Google Employees Plan A Walkout Over The Handling Of Sexual Harassment Claims
Hundreds of Google employees worldwide are expected to walk off the job to protest the company's treatment of women and handling of sexual assault cases.
Organizers say they expect more than a thousand employees will walk out of Google offices worldwide at 11:10 a.m. local time on Thursday. Hundreds of employees have already walked out in Singapore.
Organizers are calling for an end to forced arbitration, a commitment from the company to end pay and opportunity inequity, a publicly disclosed sexual harassment transparency report and a safe and anonymous process for reporting sexual misconduct at Google.
The employee protest comes a week after The New York Times published an extensive report on sexual harassment at the company. Andy Rubin, the creator the Android software operating system, was accused by a female colleague of coercing her to perform oral sex on him in 2013, the Times reports.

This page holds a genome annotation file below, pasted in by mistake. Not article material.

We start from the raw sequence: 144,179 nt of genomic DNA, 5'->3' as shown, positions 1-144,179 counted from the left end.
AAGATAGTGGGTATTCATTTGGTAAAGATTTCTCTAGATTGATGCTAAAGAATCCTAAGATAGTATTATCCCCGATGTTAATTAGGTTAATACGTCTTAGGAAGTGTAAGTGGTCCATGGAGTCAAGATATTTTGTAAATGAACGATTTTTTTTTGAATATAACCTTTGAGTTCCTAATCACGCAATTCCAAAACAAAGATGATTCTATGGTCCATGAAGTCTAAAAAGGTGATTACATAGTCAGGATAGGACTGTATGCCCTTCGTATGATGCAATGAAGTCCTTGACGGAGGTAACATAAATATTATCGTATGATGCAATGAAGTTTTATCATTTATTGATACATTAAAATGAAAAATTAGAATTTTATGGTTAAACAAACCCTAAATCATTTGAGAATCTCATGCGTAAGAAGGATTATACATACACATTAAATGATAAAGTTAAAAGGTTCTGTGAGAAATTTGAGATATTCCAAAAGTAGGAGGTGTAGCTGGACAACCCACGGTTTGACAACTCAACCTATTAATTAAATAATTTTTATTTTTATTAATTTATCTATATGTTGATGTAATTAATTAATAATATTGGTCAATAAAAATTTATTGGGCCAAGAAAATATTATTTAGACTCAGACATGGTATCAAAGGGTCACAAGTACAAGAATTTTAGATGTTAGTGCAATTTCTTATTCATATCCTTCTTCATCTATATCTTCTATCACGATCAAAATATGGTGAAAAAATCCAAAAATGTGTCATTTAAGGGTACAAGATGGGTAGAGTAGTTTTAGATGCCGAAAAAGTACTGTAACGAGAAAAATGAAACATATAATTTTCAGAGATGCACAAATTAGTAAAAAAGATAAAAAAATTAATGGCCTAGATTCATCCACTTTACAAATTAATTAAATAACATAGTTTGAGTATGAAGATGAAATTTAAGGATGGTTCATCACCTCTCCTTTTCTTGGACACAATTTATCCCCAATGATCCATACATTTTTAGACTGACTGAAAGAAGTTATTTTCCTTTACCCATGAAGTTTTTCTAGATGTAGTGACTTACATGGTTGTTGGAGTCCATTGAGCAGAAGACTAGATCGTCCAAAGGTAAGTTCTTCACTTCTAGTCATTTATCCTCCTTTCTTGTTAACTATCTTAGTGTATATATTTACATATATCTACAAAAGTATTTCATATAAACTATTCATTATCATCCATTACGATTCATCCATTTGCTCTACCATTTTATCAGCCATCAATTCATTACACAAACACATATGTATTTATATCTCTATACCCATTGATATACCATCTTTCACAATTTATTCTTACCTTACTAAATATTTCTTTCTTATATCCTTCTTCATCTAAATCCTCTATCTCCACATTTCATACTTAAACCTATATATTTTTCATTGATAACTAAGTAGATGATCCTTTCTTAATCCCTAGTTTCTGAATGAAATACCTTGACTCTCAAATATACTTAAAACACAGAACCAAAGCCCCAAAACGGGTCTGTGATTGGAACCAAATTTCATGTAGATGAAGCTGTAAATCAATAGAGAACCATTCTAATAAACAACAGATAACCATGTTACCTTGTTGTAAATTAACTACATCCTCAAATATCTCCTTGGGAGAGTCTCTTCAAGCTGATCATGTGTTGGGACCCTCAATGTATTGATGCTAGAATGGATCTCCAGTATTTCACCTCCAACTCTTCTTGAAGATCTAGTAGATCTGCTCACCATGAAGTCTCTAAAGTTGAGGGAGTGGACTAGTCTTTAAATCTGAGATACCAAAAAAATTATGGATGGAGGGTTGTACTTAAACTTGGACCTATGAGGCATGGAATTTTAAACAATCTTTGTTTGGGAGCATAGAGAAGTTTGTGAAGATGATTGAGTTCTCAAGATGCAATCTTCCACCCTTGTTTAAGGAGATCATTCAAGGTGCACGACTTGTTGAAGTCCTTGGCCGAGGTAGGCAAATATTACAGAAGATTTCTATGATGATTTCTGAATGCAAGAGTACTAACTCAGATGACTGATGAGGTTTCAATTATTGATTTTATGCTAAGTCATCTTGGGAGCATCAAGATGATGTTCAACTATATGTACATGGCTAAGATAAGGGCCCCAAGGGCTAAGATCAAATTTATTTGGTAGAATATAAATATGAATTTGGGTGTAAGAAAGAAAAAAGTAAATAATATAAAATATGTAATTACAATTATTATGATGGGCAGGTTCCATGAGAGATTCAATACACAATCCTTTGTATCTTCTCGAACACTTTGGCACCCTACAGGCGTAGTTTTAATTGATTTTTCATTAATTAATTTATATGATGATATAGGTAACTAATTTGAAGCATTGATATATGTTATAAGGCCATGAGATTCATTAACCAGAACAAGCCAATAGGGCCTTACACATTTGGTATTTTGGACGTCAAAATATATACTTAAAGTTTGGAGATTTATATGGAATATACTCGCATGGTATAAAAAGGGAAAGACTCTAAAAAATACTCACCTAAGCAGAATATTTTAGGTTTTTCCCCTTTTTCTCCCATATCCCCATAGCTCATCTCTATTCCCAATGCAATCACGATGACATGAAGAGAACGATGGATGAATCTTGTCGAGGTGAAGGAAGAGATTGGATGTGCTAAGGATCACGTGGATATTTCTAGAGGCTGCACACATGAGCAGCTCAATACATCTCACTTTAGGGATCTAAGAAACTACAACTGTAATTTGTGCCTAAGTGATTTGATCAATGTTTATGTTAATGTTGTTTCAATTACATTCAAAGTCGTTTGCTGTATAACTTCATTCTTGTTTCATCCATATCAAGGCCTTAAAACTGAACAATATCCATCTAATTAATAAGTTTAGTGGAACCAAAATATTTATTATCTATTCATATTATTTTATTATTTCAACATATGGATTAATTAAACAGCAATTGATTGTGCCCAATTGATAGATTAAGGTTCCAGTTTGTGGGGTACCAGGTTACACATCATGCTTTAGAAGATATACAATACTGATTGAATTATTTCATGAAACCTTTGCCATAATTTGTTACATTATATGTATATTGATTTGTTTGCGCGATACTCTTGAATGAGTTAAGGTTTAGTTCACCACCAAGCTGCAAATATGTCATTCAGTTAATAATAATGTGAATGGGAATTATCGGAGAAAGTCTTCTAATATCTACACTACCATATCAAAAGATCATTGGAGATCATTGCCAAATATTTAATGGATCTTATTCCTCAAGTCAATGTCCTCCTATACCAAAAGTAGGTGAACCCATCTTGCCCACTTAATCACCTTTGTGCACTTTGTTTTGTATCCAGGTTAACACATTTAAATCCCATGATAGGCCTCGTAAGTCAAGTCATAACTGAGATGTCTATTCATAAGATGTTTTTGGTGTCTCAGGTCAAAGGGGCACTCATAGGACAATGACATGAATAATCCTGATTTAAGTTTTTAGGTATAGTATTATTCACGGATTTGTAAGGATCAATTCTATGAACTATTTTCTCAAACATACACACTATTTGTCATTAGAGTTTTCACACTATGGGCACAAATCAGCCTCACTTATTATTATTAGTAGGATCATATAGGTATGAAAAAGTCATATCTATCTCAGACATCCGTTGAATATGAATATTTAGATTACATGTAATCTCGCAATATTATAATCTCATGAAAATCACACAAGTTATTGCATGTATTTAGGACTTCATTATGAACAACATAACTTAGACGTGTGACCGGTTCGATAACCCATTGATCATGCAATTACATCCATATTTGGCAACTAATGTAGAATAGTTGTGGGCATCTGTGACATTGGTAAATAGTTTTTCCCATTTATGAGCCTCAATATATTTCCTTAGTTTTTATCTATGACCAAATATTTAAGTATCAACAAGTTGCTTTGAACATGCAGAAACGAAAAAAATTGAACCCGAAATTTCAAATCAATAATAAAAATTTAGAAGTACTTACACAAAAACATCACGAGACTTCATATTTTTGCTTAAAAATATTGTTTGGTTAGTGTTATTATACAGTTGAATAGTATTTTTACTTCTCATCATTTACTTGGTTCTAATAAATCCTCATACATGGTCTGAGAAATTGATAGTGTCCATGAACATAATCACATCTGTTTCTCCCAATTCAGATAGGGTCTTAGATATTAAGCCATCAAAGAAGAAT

Google reportedly found the allegation credible, asked for his resignation and gave him an exit package worth $90 million.
The company did not mention the allegations in the announcement of his departure.
Rubin has tweeted, "These false allegations are part of a smear campaign."
"As Google workers, we were disgusted by the details of the recent New York Times article, which provided the latest example of a culture of complicity, dismissiveness, and support for perpetrators in the face of sexual harassment, misconduct, and abuse of power," organizers told NPR in an emailed statement.
"For every story in the New York Times, there are thousands more, at every level of the company. Most have not been told."
"While Google has championed the language of diversity and inclusion, substantive actions to address systemic racism, increase equity, and stop sexual harassment have been few and far between," organizers say.
The walkout is meant to inspire "real change," they say.
Some demands relate directly to Google's workforce gender makeup: Only 31 percent of its global work force and just over a quarter of its executives are women.
Last year, the federal government sued Google, a government contractor, to release compensation data in order to ensure the company was obeying equal opportunity laws.
Others relate to the company's treatment of sexual harassment. Currently, the company requires employees to waive their right to sue in cases of sexual harassment, and often includes confidentiality agreements, the Times reports.